Honestly, we don't have the greatest resources for the mentally ill in this country. But occasionally you will find a social worker who's good and who can help. The psychiatrist can probably put you in touch with a social worker. Also, my mom had a visiting psychiatric nurse for a while. He checked in on her to make sure she was taking her meds and gave her someone to talk to. It's expensive, but a lot cheaper than hospitalization.

You and your parents might seek out support groups for families of the mentally ill. The thing about bipolar is that it causes you to alienate everyone around you and then you are alone, which makes your depression and mania worse. It's a horrible spiraling down that can end in homelessness or suicide. But the good news is doesn't have to be that way. With the right meds and assistance your sister can live independently and successfully.

You might read the book the memory palace. It was comforting to me to see that someone else had been through what I'd been through.
posted by bananafish at 7:59 AM on July 9, 2012


Anyone who advises having your sister "committed" or goes on about the mentally ill being "the problem" of the medical establishment in this country doesn't know what they're talking about and shouldn't be listened to. They're uninformed and wrong, and likely getting all of their information from movies, novels and television. The system doesn't work like that and the babblings of those who preach otherwise should be ignored.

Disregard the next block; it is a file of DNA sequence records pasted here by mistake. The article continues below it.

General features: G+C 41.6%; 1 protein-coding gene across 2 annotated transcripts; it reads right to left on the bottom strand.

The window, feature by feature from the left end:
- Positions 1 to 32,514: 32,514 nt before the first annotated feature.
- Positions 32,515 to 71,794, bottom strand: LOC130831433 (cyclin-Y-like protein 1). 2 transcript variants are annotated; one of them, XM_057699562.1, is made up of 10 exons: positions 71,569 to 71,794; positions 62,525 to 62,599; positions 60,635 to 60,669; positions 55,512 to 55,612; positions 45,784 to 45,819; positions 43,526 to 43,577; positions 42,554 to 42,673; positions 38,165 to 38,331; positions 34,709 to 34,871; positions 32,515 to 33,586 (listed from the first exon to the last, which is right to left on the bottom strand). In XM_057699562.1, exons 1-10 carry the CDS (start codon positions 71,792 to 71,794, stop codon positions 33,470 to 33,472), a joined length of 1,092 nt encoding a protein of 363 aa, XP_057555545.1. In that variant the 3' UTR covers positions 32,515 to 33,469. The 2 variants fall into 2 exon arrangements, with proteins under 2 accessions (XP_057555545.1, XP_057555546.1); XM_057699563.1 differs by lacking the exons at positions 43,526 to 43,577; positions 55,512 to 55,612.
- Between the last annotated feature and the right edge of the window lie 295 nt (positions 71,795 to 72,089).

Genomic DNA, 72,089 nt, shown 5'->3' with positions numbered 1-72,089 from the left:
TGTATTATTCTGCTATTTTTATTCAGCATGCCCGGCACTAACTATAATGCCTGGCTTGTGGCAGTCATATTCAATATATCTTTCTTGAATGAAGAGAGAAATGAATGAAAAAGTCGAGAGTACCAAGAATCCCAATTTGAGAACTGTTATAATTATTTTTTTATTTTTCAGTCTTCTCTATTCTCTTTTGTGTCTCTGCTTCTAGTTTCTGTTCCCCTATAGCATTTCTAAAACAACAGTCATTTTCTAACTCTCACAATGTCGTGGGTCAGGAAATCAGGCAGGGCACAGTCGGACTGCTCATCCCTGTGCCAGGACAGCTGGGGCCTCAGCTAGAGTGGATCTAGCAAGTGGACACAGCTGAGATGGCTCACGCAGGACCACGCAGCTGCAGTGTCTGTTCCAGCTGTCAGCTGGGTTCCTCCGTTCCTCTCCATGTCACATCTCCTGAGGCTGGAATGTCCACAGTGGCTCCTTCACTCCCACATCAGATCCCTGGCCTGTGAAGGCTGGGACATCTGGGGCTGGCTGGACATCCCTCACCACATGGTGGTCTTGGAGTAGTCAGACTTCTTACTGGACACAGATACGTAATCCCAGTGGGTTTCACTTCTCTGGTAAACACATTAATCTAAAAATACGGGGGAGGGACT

NAMI should be your first stop, yes. It is good that you found them and a local chapter should be able to help you suss out available resources. Yes, call the California Department of Mental Health. Yes, begin the process of applying for disability, but prepare yourself for the inevitable judgmental, nay-saying, dismissive bureaucracy to misunderstand mental illness completely and behave as if because your sister is not flinging her own excrement in a basement somewhere that she is perfectly capable of holding down a regular job. DarlingBri is spot-on in saying that a good lawyer will likely become essential through that process. But also prepare yourself to be on the lookout for the occasional doctor, nurse, case worker, or administrative person who genuinely seems to care about people with mental illness, who takes a genuine interest in your family, and who has genuine empathy for what all of you have gone through and will go through. Those people exist and cultivating relationships with them will be key to helping your family and your sister get the medical treatment she needs.